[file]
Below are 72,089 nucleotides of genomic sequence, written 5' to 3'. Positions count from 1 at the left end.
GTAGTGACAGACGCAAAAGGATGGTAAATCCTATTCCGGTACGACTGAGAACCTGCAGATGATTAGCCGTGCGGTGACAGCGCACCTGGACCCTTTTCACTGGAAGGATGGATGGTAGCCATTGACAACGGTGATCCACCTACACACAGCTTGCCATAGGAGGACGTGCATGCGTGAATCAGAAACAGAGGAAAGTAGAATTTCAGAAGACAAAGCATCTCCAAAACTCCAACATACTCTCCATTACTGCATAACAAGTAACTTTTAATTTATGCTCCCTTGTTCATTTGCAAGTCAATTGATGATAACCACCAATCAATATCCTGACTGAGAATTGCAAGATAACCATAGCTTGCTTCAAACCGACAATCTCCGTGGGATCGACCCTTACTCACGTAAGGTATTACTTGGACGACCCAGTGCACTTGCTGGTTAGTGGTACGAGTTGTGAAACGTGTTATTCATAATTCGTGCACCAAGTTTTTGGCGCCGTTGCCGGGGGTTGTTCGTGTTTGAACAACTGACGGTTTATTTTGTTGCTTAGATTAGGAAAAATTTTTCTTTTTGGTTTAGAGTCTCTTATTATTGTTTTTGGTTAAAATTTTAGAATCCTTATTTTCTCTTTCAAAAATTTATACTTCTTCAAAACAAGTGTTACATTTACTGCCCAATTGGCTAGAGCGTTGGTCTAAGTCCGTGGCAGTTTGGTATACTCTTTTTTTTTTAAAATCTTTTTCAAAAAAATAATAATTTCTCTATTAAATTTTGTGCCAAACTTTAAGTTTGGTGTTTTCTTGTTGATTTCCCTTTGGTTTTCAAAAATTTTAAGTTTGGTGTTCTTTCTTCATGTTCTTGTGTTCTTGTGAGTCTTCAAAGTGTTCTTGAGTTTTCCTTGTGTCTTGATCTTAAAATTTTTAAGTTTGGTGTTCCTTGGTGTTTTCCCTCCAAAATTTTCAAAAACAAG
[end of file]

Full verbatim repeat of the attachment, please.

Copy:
Below are 72,089 nucleotides of genomic sequence, written 5' to 3'. Positions count from 1 at the left end.
GTAGTGACAGACGCAAAAGGATGGTAAATCCTATTCCGGTACGACTGAGAACCTGCAGATGATTAGCCGTGCGGTGACAGCGCACCTGGACCCTTTTCACTGGAAGGATGGATGGTAGCCATTGACAACGGTGATCCACCTACACACAGCTTGCCATAGGAGGACGTGCATGCGTGAATCAGAAACAGAGGAAAGTAGAATTTCAGAAGACAAAGCATCTCCAAAACTCCAACATACTCTCCATTACTGCATAACAAGTAACTTTTAATTTATGCTCCCTTGTTCATTTGCAAGTCAATTGATGATAACCACCAATCAATATCCTGACTGAGAATTGCAAGATAACCATAGCTTGCTTCAAACCGACAATCTCCGTGGGATCGACCCTTACTCACGTAAGGTATTACTTGGACGACCCAGTGCACTTGCTGGTTAGTGGTACGAGTTGTGAAACGTGTTATTCATAATTCGTGCACCAAGTTTTTGGCGCCGTTGCCGGGGGTTGTTCGTGTTTGAACAACTGACGGTTTATTTTGTTGCTTAGATTAGGAAAAATTTTTCTTTTTGGTTTAGAGTCTCTTATTATTGTTTTTGGTTAAAATTTTAGAATCCTTATTTTCTCTTTCAAAAATTTATACTTCTTCAAAACAAGTGTTACATTTACTGCCCAATTGGCTAGAGCGTTGGTCTAAGTCCGTGGCAGTTTGGTATACTCTTTTTTTTTTAAAATCTTTTTCAAAAAAATAATAATTTCTCTATTAAATTTTGTGCCAAACTTTAAGTTTGGTGTTTTCTTGTTGATTTCCCTTTGGTTTTCAAAAATTTTAAGTTTGGTGTTCTTTCTTCATGTTCTTGTGTTCTTGTGAGTCTTCAAAGTGTTCTTGAGTTTTCCTTGTGTCTTGATCTTAAAATTTTTAAGTTTGGTGTTCCTTGGTGTTTTCCCTCCAAAATTTTCAAAAACAAG